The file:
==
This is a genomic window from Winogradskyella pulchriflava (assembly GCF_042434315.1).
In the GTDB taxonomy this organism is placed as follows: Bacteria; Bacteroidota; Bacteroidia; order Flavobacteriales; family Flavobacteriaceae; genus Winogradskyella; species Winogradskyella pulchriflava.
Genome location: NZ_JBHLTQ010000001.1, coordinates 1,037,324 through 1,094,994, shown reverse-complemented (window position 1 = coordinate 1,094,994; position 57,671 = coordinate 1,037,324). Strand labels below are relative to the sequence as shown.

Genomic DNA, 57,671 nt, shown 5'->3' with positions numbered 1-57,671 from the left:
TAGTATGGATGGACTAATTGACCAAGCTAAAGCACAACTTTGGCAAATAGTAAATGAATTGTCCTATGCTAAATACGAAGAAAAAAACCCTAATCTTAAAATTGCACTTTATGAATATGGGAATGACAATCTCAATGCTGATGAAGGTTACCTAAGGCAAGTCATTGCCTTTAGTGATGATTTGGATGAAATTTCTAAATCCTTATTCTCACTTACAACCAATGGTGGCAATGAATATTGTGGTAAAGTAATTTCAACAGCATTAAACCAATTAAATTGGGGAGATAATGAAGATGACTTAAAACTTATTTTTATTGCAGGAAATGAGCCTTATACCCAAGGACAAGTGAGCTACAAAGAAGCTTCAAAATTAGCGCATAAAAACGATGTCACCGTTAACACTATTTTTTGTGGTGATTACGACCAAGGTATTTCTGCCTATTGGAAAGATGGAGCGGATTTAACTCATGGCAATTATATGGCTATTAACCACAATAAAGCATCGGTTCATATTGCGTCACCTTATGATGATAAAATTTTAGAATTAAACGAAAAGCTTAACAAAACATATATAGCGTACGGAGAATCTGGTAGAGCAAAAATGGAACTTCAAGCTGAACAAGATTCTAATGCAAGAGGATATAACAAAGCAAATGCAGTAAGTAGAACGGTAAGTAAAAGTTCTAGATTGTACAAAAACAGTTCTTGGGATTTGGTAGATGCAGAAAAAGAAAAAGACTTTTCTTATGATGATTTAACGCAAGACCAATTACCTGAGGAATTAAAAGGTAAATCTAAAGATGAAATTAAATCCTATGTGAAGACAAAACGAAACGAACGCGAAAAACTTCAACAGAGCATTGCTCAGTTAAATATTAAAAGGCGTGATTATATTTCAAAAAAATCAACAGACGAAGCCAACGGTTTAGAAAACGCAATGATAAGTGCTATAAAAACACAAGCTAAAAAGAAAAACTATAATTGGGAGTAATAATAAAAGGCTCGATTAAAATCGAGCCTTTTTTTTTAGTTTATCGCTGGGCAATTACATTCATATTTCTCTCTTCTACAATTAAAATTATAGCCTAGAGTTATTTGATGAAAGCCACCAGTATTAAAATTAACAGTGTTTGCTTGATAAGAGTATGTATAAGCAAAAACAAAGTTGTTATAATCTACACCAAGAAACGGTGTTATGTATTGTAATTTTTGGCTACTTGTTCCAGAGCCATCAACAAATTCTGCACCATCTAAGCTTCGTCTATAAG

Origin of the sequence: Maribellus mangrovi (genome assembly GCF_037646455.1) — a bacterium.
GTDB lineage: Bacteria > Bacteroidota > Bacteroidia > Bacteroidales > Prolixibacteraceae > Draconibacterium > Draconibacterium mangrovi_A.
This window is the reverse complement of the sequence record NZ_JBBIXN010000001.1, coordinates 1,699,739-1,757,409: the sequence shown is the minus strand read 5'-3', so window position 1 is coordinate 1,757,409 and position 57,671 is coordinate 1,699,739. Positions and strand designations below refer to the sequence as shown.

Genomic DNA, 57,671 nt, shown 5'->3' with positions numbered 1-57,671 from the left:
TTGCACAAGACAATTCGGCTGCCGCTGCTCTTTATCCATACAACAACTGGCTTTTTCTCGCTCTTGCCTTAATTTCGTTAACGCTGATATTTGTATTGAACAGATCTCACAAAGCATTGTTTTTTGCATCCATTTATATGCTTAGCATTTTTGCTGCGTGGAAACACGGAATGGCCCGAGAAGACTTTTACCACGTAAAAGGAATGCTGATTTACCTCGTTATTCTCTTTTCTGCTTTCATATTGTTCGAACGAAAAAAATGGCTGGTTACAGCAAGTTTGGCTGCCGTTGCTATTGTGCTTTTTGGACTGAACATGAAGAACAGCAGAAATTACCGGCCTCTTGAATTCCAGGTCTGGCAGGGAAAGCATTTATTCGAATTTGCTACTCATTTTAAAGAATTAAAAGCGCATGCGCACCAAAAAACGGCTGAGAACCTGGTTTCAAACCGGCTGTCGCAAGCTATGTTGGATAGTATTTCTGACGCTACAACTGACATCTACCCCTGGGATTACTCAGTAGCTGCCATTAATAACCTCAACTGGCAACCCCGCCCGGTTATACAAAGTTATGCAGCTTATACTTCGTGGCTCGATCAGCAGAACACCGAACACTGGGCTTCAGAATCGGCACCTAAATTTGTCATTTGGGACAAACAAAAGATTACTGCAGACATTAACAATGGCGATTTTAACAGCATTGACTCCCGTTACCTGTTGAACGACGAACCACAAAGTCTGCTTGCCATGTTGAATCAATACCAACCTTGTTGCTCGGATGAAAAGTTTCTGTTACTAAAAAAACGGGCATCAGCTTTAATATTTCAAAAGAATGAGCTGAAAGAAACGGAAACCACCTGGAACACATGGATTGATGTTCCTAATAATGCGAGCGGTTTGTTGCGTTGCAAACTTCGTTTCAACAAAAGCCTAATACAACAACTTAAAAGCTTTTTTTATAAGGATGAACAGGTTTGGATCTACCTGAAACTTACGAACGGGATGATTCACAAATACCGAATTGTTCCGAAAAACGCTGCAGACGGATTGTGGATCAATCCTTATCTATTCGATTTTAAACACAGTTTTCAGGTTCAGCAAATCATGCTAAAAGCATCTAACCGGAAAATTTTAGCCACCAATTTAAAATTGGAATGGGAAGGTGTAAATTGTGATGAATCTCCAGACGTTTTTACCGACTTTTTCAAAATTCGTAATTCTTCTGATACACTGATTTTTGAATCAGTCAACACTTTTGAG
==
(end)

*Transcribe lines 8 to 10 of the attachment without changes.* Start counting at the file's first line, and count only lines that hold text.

This window is the reverse complement of the sequence record NZ_JBBIXN010000001.1, coordinates 1,699,739-1,757,409: the sequence shown is the minus strand read 5'-3', so window position 1 is coordinate 1,757,409 and position 57,671 is coordinate 1,699,739. Positions and strand designations below refer to the sequence as shown.

Genomic DNA, 57,671 nt, shown 5'->3' with positions numbered 1-57,671 from the left:
TTGCACAAGACAATTCGGCTGCCGCTGCTCTTTATCCATACAACAACTGGCTTTTTCTCGCTCTTGCCTTAATTTCGTTAACGCTGATATTTGTATTGAACAGATCTCACAAAGCATTGTTTTTTGCATCCATTTATATGCTTAGCATTTTTGCTGCGTGGAAACACGGAATGGCCCGAGAAGACTTTTACCACGTAAAAGGAATGCTGATTTACCTCGTTATTCTCTTTTCTGCTTTCATATTGTTCGAACGAAAAAAATGGCTGGTTACAGCAAGTTTGGCTGCCGTTGCTATTGTGCTTTTTGGACTGAACATGAAGAACAGCAGAAATTACCGGCCTCTTGAATTCCAGGTCTGGCAGGGAAAGCATTTATTCGAATTTGCTACTCATTTTAAAGAATTAAAAGCGCATGCGCACCAAAAAACGGCTGAGAACCTGGTTTCAAACCGGCTGTCGCAAGCTATGTTGGATAGTATTTCTGACGCTACAACTGACATCTACCCCTGGGATTACTCAGTAGCTGCCATTAATAACCTCAACTGGCAACCCCGCCCGGTTATACAAAGTTATGCAGCTTATACTTCGTGGCTCGATCAGCAGAACACCGAACACTGGGCTTCAGAATCGGCACCTAAATTTGTCATTTGGGACAAACAAAAGATTACTGCAGACATTAACAATGGCGATTTTAACAGCATTGACTCCCGTTACCTGTTGAACGACGAACCACAAAGTCTGCTTGCCATGTTGAATCAATACCAACCTTGTTGCTCGGATGAAAAGTTTCTGTTACTAAAAAAACGGGCATCAGCTTTAATATTTCAAAAGAATGAGCTGAAAGAAACGGAAACCACCTGGAACACATGGATTGATGTTCCTAATAATGCGAGCGGTTTGTTGCGTTGCAAACTTCGTTTCAACAAAAGCCTAATACAACAACTTAAAAGCTTTTTTTATAAGGATGAACAGGTTTGGATCTACCTGAAACTTACGAACGGGATGATTCACAAATACCGAATTGTTCCGAAAAACGCTGCAGACGGATTGTGGATCAATCCTTATCTATTCGATTTTAAACACAGTTTTCAGGTTCAGCAAATCATGCTAAAAGCATCTAACCGGAAAATTTTAGCCACCAATTTAAAATTGGAATGGGAAGGTGTAAATTGTGATGAATCTCCAGACGTTTTTACCGACTTTTTCAAAATTCGTAATTCTTCTGATACACTGATTTTTGAATCAGTCAACACTTTTGAG